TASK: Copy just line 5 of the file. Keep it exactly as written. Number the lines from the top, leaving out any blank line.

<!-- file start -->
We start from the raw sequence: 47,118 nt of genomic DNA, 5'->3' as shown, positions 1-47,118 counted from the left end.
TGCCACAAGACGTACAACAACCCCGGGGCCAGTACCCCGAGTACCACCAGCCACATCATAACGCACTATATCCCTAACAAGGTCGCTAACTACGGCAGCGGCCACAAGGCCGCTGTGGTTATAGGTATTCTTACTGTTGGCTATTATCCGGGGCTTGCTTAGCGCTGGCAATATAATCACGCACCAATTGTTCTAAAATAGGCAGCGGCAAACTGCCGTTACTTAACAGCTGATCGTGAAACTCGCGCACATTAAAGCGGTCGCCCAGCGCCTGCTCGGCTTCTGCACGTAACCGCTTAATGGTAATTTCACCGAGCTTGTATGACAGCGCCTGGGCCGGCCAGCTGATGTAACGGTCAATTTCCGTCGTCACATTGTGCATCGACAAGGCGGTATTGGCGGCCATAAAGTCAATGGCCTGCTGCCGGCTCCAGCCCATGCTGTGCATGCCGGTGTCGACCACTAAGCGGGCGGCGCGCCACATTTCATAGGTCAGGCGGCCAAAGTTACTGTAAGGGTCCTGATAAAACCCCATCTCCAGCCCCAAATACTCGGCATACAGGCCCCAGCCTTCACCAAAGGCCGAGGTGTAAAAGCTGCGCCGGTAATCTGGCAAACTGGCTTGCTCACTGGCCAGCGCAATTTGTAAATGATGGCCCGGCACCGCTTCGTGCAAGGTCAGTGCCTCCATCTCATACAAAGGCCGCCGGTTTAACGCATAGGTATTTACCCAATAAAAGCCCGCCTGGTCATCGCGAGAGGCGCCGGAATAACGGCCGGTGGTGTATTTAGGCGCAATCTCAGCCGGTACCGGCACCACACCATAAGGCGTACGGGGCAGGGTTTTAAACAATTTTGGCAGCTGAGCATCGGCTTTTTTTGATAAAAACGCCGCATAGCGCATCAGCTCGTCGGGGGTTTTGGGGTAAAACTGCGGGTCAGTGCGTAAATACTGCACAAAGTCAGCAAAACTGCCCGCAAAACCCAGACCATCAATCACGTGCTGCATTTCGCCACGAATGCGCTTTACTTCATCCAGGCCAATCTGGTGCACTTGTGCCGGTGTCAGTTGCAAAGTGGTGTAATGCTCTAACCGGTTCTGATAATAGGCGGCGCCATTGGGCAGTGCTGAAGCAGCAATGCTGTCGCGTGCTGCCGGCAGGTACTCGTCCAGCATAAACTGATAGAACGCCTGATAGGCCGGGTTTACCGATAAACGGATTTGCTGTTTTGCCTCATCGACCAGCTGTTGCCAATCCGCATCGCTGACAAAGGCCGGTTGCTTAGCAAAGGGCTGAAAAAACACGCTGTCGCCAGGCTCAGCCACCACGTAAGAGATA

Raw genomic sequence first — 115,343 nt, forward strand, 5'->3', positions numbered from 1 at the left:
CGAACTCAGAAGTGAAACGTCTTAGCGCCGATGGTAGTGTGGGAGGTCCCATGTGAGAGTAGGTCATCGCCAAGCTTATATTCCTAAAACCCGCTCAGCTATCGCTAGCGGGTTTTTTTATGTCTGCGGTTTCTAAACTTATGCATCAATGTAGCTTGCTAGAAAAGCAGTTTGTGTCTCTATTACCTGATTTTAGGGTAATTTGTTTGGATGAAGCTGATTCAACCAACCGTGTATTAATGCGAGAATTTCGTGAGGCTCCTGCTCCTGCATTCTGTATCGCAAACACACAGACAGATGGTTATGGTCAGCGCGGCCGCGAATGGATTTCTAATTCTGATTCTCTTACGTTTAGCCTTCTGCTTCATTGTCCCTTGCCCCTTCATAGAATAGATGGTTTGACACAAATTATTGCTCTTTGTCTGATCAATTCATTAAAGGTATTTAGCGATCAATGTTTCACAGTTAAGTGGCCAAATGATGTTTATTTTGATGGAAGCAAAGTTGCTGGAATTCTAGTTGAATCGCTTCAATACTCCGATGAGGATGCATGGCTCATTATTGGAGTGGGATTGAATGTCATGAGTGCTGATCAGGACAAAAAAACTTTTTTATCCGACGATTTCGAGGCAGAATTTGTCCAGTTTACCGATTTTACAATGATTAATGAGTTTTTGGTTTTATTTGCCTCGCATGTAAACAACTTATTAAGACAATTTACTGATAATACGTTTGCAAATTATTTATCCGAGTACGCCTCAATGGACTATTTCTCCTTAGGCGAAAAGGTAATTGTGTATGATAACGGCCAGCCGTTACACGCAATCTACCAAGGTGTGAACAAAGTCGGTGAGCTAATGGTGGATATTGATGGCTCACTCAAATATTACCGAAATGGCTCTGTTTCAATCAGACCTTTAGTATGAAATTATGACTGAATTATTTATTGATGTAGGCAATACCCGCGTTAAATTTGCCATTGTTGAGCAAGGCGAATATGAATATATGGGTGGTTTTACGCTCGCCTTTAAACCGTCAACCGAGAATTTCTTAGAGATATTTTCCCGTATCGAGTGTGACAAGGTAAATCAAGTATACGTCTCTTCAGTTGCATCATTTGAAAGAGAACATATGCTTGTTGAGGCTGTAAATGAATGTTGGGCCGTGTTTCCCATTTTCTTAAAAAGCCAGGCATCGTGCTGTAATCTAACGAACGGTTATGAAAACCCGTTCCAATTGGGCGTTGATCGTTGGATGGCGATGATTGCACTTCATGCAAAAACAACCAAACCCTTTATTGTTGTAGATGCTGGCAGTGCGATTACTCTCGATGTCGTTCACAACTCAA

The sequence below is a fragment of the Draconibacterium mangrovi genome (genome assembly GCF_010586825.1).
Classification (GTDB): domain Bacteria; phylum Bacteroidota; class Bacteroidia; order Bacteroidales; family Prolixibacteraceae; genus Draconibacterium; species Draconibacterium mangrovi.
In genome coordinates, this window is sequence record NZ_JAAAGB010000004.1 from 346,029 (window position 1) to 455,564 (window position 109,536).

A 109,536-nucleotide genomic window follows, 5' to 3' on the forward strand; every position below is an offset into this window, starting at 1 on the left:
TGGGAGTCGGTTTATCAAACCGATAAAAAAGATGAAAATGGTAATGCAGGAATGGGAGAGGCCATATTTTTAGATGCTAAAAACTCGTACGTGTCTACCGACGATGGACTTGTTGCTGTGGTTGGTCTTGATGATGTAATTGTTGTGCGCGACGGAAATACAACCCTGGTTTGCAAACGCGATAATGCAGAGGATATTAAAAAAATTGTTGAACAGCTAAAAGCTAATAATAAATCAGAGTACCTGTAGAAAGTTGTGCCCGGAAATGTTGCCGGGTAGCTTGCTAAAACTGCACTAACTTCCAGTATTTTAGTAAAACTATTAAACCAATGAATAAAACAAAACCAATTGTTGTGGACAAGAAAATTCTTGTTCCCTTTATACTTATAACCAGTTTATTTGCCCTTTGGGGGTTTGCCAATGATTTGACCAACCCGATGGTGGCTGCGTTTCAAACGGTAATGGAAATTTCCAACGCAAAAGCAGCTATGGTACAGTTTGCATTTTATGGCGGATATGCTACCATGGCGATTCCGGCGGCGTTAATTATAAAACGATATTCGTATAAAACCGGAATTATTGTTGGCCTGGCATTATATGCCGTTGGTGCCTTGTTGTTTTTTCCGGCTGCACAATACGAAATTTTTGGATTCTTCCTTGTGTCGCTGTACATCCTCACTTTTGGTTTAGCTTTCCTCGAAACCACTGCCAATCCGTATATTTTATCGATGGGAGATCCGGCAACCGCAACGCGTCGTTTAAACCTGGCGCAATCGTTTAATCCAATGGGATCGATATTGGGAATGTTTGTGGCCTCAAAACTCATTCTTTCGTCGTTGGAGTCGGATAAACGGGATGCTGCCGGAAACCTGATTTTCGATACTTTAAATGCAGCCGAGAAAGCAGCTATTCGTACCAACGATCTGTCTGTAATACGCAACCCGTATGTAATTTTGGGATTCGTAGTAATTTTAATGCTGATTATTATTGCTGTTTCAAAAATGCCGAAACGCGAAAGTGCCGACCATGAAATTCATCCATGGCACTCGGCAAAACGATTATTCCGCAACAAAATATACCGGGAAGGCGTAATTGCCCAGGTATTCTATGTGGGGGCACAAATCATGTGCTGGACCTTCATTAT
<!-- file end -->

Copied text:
The sequence below is a fragment of the Draconibacterium mangrovi genome (genome assembly GCF_010586825.1).